‘LaPolitics:’ Regional influence split at Washington Mardi Gras 

    Washington Mardi Gras has always been a regional affair, based on the turf of the sitting chairman, who this year happens to be U.S. Rep. Clay Higgins, R-Port Barre. This go around, however, that traditional regional influence is split between Morgan City and Lake Charles, which are the home bases of king Greg Hamer and queen Madeline Noble, respectively. 

    “Close to 30 percent of the attendees this year are from those areas,” says senior lieutenant Tyron Picard. 

    Gérard Araud, the French ambassador to the U.S., hosted a reception at his home for Hamer and Noble on Wednesday evening, just prior to the annual shindig put on by Cheniere Energy at the Institute of Peace.

    Our U.S. senators didn’t make it to the Cheniere event due to the ongoing impeachment trial of President Donald Trump, but other key legislators and staffers made appearances. There have been more noticeable absences, though, due to those we lost since last Washington Mardi Gras, including former Gov. Kathleen Blanco, late senior lieutenant Ted Jones, former king Ray Brandt and Bill Oliver broadcaster Cokie Roberts.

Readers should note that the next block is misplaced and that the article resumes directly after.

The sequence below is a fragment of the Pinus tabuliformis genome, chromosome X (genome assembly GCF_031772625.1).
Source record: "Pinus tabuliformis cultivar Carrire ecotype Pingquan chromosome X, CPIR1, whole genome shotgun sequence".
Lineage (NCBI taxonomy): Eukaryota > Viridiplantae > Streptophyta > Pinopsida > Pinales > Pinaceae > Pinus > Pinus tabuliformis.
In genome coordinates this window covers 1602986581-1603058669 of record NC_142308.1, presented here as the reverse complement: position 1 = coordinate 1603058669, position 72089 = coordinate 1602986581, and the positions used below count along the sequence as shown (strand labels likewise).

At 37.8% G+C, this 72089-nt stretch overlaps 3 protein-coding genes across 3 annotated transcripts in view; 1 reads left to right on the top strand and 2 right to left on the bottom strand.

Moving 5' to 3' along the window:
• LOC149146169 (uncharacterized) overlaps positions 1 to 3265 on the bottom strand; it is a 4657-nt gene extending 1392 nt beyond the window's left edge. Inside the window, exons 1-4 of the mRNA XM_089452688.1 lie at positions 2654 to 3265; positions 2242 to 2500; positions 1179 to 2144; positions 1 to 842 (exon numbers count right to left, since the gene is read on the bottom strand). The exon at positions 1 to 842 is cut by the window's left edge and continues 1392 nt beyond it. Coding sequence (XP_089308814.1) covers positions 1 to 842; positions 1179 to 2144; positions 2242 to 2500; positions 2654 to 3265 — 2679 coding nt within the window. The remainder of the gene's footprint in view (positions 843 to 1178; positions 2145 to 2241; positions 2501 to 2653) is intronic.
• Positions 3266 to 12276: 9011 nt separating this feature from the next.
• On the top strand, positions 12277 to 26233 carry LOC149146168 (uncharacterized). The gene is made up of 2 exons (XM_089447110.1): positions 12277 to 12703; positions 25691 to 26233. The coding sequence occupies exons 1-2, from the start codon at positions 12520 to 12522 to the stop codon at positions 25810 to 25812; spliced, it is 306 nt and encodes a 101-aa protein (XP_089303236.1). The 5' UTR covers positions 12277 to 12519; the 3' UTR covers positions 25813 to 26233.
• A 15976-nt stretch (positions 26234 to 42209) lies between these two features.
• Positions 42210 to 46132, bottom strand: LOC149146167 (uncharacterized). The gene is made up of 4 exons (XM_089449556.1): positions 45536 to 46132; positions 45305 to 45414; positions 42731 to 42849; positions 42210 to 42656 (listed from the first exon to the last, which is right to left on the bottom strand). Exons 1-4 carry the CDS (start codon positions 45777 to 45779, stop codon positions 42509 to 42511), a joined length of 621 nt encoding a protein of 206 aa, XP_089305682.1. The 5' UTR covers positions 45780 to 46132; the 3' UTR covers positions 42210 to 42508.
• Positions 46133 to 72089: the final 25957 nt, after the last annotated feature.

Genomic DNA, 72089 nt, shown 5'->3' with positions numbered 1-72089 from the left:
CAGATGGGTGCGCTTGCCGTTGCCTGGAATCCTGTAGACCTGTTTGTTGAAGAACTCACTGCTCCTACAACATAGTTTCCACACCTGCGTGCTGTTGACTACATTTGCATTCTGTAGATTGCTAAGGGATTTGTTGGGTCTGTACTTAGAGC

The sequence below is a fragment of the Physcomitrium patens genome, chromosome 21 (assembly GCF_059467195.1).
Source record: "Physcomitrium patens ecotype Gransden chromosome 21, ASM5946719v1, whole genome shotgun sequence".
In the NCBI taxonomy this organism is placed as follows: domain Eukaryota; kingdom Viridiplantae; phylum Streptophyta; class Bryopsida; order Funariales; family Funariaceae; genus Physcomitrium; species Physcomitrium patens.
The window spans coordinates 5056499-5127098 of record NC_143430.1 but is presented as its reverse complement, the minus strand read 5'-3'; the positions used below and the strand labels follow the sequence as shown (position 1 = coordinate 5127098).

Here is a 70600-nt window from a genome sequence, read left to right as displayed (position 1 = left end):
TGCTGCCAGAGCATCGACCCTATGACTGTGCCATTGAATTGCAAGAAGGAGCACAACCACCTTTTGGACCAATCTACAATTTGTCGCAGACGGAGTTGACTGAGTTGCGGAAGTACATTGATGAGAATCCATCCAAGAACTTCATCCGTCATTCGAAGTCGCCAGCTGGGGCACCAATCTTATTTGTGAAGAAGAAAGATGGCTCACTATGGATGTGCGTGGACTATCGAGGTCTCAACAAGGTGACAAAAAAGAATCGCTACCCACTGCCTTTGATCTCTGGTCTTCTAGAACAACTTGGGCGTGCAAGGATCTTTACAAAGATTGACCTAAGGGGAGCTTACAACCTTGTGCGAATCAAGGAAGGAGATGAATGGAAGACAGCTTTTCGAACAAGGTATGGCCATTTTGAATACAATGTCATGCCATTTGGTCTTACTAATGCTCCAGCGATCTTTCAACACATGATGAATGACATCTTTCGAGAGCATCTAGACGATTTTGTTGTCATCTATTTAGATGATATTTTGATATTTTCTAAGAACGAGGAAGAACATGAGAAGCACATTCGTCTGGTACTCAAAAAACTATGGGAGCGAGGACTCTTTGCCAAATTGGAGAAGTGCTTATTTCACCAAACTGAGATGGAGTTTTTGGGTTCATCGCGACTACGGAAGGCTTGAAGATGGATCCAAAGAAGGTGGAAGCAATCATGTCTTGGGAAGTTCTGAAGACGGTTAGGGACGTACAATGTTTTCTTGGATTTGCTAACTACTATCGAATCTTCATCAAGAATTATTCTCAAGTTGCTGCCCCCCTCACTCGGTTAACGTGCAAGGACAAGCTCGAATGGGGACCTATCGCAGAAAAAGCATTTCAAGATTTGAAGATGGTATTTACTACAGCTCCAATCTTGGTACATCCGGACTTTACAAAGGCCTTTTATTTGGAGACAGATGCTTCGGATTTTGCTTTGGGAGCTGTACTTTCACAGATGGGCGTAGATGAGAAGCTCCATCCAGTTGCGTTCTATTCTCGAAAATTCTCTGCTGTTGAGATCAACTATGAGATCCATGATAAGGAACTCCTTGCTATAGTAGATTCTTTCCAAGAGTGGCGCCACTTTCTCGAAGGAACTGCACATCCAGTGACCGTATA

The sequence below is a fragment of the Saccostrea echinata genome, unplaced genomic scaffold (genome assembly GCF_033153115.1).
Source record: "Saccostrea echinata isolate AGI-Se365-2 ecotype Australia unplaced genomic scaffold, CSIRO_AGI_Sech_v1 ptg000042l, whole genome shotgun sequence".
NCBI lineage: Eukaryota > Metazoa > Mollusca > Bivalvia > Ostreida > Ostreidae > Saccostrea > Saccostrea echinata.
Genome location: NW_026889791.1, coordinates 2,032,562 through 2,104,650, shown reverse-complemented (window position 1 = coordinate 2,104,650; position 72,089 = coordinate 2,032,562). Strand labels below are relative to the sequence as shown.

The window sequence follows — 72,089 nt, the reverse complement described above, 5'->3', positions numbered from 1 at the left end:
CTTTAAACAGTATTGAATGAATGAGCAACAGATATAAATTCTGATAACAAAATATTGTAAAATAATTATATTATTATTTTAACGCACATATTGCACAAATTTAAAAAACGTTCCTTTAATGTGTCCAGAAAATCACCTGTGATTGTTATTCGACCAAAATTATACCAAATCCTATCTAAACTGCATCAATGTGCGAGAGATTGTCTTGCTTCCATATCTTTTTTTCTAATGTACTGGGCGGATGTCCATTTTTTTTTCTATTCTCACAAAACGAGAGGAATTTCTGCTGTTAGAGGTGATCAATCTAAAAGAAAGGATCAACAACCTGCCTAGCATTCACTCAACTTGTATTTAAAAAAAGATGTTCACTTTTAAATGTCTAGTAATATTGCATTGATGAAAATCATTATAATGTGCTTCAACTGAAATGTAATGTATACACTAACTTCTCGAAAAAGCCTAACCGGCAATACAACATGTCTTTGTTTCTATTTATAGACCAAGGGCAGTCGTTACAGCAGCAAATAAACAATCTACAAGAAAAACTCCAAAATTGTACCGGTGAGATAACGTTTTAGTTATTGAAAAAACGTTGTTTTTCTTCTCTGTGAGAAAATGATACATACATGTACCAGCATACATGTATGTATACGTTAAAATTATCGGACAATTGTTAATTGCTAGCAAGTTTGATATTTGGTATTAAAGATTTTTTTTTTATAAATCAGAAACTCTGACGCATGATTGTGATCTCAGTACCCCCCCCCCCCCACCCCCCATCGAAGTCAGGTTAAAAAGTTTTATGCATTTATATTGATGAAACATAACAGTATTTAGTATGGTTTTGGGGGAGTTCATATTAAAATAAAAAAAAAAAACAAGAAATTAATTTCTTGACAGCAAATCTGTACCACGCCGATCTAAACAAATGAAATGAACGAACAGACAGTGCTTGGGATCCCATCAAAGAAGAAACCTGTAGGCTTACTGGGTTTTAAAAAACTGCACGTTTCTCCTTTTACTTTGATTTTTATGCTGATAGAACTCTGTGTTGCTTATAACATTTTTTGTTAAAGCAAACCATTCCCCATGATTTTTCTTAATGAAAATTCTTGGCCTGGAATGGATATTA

“For the krewe leadership, it has left somewhat of a somber tone,” Picard says. “A special tribute has been planned this year.”

    They said it: “No, I do not know who the chairs of the money committees will be. But I have been appointed lead counsel on the speaker’s defense team.”—State Rep. John Stefanski, R-Crowley, after being asked about House committee assignments at the Washington Hilton.

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